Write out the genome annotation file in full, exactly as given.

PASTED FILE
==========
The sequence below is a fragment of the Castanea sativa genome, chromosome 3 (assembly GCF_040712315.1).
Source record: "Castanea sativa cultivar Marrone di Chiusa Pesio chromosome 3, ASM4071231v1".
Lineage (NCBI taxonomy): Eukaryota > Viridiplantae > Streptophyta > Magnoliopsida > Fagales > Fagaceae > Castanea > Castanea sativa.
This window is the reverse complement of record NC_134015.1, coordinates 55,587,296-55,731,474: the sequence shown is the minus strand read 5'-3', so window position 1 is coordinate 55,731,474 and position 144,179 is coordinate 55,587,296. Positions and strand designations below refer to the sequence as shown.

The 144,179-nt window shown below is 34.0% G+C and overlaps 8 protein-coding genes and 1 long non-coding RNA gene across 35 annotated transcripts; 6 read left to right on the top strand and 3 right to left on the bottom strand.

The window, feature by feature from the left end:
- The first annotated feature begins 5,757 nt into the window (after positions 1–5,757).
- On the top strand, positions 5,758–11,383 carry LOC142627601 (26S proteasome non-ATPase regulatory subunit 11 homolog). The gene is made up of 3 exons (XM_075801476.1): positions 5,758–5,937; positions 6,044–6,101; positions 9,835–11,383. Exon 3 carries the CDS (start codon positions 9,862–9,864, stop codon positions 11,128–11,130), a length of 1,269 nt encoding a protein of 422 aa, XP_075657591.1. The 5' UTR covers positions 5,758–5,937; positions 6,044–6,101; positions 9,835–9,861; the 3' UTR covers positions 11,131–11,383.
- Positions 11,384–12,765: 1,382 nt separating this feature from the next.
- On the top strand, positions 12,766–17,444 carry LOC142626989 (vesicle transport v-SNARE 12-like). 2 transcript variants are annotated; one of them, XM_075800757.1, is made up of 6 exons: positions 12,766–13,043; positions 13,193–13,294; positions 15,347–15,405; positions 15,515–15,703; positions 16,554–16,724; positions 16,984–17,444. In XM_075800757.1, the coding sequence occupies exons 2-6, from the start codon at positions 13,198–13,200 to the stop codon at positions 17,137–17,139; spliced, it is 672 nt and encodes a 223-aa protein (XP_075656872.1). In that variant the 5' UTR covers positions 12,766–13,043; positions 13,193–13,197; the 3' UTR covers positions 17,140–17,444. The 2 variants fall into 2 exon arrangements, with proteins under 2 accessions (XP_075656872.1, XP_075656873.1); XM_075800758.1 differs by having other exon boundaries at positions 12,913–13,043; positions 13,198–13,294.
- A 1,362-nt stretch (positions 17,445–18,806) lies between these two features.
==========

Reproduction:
The sequence below is a fragment of the Castanea sativa genome, chromosome 3 (assembly GCF_040712315.1).
Source record: "Castanea sativa cultivar Marrone di Chiusa Pesio chromosome 3, ASM4071231v1".
Lineage (NCBI taxonomy): Eukaryota > Viridiplantae > Streptophyta > Magnoliopsida > Fagales > Fagaceae > Castanea > Castanea sativa.
This window is the reverse complement of record NC_134015.1, coordinates 55,587,296-55,731,474: the sequence shown is the minus strand read 5'-3', so window position 1 is coordinate 55,731,474 and position 144,179 is coordinate 55,587,296. Positions and strand designations below refer to the sequence as shown.

The 144,179-nt window shown below is 34.0% G+C and overlaps 8 protein-coding genes and 1 long non-coding RNA gene across 35 annotated transcripts; 6 read left to right on the top strand and 3 right to left on the bottom strand.

The window, feature by feature from the left end:
- The first annotated feature begins 5,757 nt into the window (after positions 1–5,757).
- On the top strand, positions 5,758–11,383 carry LOC142627601 (26S proteasome non-ATPase regulatory subunit 11 homolog). The gene is made up of 3 exons (XM_075801476.1): positions 5,758–5,937; positions 6,044–6,101; positions 9,835–11,383. Exon 3 carries the CDS (start codon positions 9,862–9,864, stop codon positions 11,128–11,130), a length of 1,269 nt encoding a protein of 422 aa, XP_075657591.1. The 5' UTR covers positions 5,758–5,937; positions 6,044–6,101; positions 9,835–9,861; the 3' UTR covers positions 11,131–11,383.
- Positions 11,384–12,765: 1,382 nt separating this feature from the next.
- On the top strand, positions 12,766–17,444 carry LOC142626989 (vesicle transport v-SNARE 12-like). 2 transcript variants are annotated; one of them, XM_075800757.1, is made up of 6 exons: positions 12,766–13,043; positions 13,193–13,294; positions 15,347–15,405; positions 15,515–15,703; positions 16,554–16,724; positions 16,984–17,444. In XM_075800757.1, the coding sequence occupies exons 2-6, from the start codon at positions 13,198–13,200 to the stop codon at positions 17,137–17,139; spliced, it is 672 nt and encodes a 223-aa protein (XP_075656872.1). In that variant the 5' UTR covers positions 12,766–13,043; positions 13,193–13,197; the 3' UTR covers positions 17,140–17,444. The 2 variants fall into 2 exon arrangements, with proteins under 2 accessions (XP_075656872.1, XP_075656873.1); XM_075800758.1 differs by having other exon boundaries at positions 12,913–13,043; positions 13,198–13,294.
- A 1,362-nt stretch (positions 17,445–18,806) lies between these two features.